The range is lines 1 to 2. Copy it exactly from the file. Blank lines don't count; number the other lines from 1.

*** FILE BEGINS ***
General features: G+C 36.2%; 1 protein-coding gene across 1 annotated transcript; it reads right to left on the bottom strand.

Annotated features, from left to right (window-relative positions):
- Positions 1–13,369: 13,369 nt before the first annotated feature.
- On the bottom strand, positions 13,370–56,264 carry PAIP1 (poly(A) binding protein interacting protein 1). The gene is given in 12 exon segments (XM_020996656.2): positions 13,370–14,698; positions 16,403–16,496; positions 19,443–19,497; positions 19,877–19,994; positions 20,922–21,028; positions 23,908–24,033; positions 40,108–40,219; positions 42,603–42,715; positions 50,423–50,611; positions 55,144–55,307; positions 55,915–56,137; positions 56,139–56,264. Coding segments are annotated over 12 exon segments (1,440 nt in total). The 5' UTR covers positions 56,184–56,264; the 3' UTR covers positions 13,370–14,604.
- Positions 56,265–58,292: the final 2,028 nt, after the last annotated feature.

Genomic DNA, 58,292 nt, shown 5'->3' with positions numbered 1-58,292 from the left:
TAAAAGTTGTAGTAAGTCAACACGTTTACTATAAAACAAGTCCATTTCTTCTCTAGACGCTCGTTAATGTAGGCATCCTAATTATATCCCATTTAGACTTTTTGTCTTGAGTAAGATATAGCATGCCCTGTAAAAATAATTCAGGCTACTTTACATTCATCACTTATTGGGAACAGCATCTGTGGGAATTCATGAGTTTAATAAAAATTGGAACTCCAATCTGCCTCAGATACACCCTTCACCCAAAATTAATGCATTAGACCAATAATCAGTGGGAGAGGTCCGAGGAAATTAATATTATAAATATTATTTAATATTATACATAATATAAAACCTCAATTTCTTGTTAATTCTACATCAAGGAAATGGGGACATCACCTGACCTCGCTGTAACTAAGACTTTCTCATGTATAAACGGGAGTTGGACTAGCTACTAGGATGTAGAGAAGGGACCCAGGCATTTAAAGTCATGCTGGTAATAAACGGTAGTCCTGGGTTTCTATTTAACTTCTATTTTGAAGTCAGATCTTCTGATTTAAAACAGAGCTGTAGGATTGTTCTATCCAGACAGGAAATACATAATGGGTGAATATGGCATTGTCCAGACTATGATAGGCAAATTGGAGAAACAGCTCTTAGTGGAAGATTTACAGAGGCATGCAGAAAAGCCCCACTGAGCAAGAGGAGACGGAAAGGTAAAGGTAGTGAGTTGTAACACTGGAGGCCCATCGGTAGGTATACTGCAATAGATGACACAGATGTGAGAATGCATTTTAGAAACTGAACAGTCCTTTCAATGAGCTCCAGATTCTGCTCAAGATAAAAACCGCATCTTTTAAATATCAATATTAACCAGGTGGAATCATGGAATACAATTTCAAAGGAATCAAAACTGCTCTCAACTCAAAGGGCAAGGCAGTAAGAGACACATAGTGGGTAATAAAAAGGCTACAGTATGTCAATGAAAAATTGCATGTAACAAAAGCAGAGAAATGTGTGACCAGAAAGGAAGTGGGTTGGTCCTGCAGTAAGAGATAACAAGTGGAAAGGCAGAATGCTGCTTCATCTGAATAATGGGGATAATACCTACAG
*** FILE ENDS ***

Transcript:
General features: G+C 36.2%; 1 protein-coding gene across 1 annotated transcript; it reads right to left on the bottom strand.

Annotated features, from left to right (window-relative positions):